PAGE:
The Hotei Encyclopedia of Japanese Woodblock Prints (2 vols.)

The Hotei Encyclopedia of Japanese Woodblock Prints will serve as a source of quick reference as well as an in-depth study of all aspects of Japanese prints from the Edo (1600-1868) to Taishō (1912-26) periods.
The first section of The Hotei Encyclopedia is divided into four main subject areas: historical background, the art history of Ukiyo-e prints, print production (materials and techniques, the publishing trade) and the history of collecting Japanese prints, with a shorter fifth section on conservation. Each subject area contains a longer survey article which is accompanied by shorter essays that highlight specific topics pertaining to Japanese prints and their development.
The second section of the book comprises an extensive alphabetical listing of well over a 2000 carefully cross-referenced entries on individual print designers and schools, publishers, carvers, printers and collectors, major Kabuki actors, materials and techniques, conservation, subject-matter/iconography, literature and miscellaneous print-related terminology. This is followed by various appendices, including such aspects as seals of publishers and carvers, signatures, maps and chronological tables.
With this ambitious project Hotei Publishing hopes to fill the gap for an extensive reference work and introduction to Japanese prints, one that will prove a valuable resource for teachers and students, art collectors, librarians and interested lay-people alike.

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Amy Reigle Newland has worked as a specialist editor and writer on Japanese woodblock prints for some fifteen years, with a particular interest in works of the late nineteenth and early twentieth centuries. In either and editorial and/or authorial role, her publications include Japanese Erotic Fantasies: Sexual Imagery of the Edo Period (2005), Printed to Perfection: Twentieth-century Japanese Prints from the Robert O. Muller Collection (2004), A Courtesan’s Day: Hour by Hour (2004), The Commercial and Cultural Climate of Japanese Printmaking (2004), Kawase Hasui: The Complete Woodblock Prints (2003), Crows, Cranes & Camellias: The Natural World of Ohara Koson 1877-1945 (2001), Time Present and Time Past: Images of a Forgotten Master – Toyohara Kunichika 1835-1900 (1999), Heroes & Ghosts: Japanese Prints by Utagawa Kuniyoshi 1797-1861 (1998), and The New Wave: Twentieth-century Japanese Prints from the Robert O. Muller Collection (1993). The Hotei Encyclopedia of Japanese Woodblock Prints (2005) is her most ambitious project to date, one which was coordinated from her home in rural New Zealand where she lives with her husband, son and flock of sheep.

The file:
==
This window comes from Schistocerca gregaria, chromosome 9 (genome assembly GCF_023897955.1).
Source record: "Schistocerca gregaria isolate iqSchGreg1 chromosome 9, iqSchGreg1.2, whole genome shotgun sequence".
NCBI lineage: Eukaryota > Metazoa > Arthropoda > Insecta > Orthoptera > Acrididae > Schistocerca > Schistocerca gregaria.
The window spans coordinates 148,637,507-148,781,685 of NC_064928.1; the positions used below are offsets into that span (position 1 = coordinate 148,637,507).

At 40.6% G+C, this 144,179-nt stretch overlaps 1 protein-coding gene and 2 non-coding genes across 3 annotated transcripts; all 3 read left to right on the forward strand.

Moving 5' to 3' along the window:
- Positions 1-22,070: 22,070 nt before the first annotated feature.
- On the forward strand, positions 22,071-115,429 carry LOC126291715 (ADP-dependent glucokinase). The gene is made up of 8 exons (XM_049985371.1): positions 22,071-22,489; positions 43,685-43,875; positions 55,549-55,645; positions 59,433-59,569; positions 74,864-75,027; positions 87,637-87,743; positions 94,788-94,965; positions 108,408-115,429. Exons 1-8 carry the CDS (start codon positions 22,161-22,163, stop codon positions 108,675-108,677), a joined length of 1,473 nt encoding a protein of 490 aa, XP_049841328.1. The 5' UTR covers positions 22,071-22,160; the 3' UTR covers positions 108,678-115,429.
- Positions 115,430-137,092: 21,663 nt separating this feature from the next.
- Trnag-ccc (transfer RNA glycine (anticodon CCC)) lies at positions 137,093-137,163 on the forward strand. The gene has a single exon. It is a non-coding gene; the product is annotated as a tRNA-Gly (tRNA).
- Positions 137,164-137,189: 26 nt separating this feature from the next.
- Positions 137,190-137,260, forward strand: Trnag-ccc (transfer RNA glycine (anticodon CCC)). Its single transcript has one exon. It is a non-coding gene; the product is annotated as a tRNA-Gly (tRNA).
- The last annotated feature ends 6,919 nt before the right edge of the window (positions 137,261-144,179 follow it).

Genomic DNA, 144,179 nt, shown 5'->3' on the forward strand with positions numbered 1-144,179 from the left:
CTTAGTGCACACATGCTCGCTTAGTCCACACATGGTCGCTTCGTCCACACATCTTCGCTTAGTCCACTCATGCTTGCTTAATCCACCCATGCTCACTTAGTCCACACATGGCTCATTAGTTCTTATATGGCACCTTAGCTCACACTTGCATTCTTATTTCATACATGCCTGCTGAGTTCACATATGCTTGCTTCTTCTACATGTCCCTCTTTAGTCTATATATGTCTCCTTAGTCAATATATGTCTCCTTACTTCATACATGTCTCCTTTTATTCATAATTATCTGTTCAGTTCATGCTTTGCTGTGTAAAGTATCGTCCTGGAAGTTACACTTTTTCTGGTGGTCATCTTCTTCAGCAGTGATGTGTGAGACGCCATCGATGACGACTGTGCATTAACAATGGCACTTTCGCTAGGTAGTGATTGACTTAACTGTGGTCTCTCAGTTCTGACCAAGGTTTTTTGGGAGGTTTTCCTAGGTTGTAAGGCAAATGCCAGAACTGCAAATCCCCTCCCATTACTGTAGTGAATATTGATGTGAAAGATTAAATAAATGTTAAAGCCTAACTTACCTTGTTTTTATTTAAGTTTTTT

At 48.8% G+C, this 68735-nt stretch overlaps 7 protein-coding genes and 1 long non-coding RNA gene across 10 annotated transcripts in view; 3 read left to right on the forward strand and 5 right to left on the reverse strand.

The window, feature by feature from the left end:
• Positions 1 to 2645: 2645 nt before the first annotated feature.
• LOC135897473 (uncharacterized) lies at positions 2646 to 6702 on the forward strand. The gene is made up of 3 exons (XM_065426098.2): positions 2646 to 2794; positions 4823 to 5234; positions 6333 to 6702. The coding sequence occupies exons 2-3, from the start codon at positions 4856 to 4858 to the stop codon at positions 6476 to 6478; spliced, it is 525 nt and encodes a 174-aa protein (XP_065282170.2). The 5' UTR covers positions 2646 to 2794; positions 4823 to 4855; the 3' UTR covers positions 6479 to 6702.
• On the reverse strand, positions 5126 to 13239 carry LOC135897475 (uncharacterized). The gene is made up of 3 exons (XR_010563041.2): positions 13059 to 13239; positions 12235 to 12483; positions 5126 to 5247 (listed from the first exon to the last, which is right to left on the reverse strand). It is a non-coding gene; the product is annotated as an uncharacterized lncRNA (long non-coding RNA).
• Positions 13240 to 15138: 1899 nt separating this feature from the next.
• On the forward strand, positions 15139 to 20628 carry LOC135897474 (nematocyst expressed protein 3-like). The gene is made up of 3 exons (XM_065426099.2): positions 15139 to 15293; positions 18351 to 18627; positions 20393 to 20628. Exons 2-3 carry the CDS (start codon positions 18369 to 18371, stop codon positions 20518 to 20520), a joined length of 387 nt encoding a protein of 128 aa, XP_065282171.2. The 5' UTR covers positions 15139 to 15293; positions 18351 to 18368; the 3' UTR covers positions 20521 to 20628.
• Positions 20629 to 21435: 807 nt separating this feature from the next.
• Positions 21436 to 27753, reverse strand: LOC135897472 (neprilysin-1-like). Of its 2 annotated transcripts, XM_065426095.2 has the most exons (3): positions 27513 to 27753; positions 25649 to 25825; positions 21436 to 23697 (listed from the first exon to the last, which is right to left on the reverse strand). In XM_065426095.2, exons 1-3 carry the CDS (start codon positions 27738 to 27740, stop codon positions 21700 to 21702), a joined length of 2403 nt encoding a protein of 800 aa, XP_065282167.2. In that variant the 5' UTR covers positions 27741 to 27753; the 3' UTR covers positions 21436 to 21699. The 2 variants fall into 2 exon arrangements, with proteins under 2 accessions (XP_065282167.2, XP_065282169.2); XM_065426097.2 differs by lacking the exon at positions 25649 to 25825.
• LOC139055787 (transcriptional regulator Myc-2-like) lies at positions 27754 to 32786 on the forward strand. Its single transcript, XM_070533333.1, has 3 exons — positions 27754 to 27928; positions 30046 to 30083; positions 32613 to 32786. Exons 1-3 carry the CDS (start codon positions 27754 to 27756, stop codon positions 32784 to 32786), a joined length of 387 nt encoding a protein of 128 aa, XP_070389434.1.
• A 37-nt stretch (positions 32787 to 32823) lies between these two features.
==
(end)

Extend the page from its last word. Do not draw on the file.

'The bulk of the encyclopedia are essays written by fifty experts dealing with the many technical, genre, and evolutionary aspects of the woodblock prints. As I read the encyclopedia from cover to cover, the quality of the essays struck me as consistently quite high, evidence of good editing...For collectors, the encyclopedia offers information on what to look for in quality, artist and publisher identification, and other critical details...The Hotei encyclopedia is an excellent starting point for collectors.'

Todd Shimoda, The Asian Review of Books, 2006. '

.... these two volumes are a major achievement. They summarize the current state of the field and its history, both in Japanese and in Western language publications, contain practical information of use to both novice and veteran collectors, and include a large number of indispensable reference materials, many available in English for the first time. Overall, the editors did an excellent job selecting topics and authors for the essays, which provide succinct summaries of their subjects. The best of these go beyond mere summarization and provide a sense of how studies on these topics developed historically, reveal recently addressed avenues of research, use close discussion of specific prints to amplify larger points that place print production within a cultural context, and suggest directions for future scholarship.

College Art Association Reviews, Pat Graham.
Teachers, students, collectors, scholars of Japanese art and Japanese prints as well as interested lay-people.
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